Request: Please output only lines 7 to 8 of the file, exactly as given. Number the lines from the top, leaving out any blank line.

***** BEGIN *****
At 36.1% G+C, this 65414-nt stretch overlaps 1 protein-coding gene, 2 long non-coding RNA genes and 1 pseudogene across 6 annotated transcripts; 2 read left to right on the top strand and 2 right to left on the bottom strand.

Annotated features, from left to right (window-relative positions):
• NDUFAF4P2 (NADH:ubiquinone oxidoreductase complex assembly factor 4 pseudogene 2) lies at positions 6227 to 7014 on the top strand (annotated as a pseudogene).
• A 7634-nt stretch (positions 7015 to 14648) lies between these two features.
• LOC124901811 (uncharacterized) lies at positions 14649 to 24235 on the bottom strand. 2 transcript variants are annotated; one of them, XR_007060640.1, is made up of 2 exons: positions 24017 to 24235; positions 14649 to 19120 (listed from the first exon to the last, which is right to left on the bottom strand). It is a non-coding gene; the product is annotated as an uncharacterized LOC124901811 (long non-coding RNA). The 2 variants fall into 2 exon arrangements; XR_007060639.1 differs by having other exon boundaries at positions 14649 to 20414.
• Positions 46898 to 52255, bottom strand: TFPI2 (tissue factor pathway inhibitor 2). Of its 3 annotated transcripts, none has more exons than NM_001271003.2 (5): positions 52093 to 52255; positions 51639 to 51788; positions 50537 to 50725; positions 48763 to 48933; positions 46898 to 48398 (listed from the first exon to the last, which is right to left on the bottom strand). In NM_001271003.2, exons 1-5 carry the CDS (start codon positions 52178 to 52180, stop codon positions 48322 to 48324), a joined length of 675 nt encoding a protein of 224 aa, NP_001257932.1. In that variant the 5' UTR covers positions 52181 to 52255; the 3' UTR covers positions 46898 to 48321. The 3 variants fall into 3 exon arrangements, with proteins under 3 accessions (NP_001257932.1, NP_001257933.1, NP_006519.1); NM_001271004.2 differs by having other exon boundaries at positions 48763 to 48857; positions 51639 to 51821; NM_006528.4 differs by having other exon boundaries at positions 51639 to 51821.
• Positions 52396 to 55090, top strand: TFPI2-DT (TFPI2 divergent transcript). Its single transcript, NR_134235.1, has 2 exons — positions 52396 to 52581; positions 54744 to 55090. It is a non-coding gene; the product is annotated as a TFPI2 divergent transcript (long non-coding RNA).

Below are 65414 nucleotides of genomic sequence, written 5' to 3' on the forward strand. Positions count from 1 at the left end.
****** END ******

• Positions 52396 to 55090, top strand: TFPI2-DT (TFPI2 divergent transcript). Its single transcript, NR_134235.1, has 2 exons — positions 52396 to 52581; positions 54744 to 55090. It is a non-coding gene; the product is annotated as a TFPI2 divergent transcript (long non-coding RNA).

Below are 65414 nucleotides of genomic sequence, written 5' to 3' on the forward strand. Positions count from 1 at the left end.